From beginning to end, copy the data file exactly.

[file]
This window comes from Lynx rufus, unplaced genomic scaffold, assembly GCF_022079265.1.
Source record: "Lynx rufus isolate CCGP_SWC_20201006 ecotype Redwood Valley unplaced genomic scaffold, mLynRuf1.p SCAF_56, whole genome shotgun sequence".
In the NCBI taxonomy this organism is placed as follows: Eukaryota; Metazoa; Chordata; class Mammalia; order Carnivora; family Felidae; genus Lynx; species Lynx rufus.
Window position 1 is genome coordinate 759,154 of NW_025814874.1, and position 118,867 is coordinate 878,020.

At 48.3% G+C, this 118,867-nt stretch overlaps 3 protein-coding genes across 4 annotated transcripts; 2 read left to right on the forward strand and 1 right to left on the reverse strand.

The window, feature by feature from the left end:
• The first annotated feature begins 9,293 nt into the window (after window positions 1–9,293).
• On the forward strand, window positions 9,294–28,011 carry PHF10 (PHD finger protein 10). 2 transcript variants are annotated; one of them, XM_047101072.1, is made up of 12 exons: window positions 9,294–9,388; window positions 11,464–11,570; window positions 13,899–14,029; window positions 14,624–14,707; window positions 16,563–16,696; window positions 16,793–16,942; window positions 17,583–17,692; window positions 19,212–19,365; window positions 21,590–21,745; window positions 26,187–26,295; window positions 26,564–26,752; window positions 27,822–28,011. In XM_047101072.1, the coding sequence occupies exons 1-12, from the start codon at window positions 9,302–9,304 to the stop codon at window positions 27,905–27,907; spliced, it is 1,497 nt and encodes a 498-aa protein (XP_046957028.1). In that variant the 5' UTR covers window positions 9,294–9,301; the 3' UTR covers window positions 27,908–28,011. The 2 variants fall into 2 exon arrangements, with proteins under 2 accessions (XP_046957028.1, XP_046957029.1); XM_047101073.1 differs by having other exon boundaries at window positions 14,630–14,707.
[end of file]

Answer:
This window comes from Lynx rufus, unplaced genomic scaffold, assembly GCF_022079265.1.
Source record: "Lynx rufus isolate CCGP_SWC_20201006 ecotype Redwood Valley unplaced genomic scaffold, mLynRuf1.p SCAF_56, whole genome shotgun sequence".
In the NCBI taxonomy this organism is placed as follows: Eukaryota; Metazoa; Chordata; class Mammalia; order Carnivora; family Felidae; genus Lynx; species Lynx rufus.
Window position 1 is genome coordinate 759,154 of NW_025814874.1, and position 118,867 is coordinate 878,020.

At 48.3% G+C, this 118,867-nt stretch overlaps 3 protein-coding genes across 4 annotated transcripts; 2 read left to right on the forward strand and 1 right to left on the reverse strand.

The window, feature by feature from the left end:
• The first annotated feature begins 9,293 nt into the window (after window positions 1–9,293).
• On the forward strand, window positions 9,294–28,011 carry PHF10 (PHD finger protein 10). 2 transcript variants are annotated; one of them, XM_047101072.1, is made up of 12 exons: window positions 9,294–9,388; window positions 11,464–11,570; window positions 13,899–14,029; window positions 14,624–14,707; window positions 16,563–16,696; window positions 16,793–16,942; window positions 17,583–17,692; window positions 19,212–19,365; window positions 21,590–21,745; window positions 26,187–26,295; window positions 26,564–26,752; window positions 27,822–28,011. In XM_047101072.1, the coding sequence occupies exons 1-12, from the start codon at window positions 9,302–9,304 to the stop codon at window positions 27,905–27,907; spliced, it is 1,497 nt and encodes a 498-aa protein (XP_046957028.1). In that variant the 5' UTR covers window positions 9,294–9,301; the 3' UTR covers window positions 27,908–28,011. The 2 variants fall into 2 exon arrangements, with proteins under 2 accessions (XP_046957028.1, XP_046957029.1); XM_047101073.1 differs by having other exon boundaries at window positions 14,630–14,707.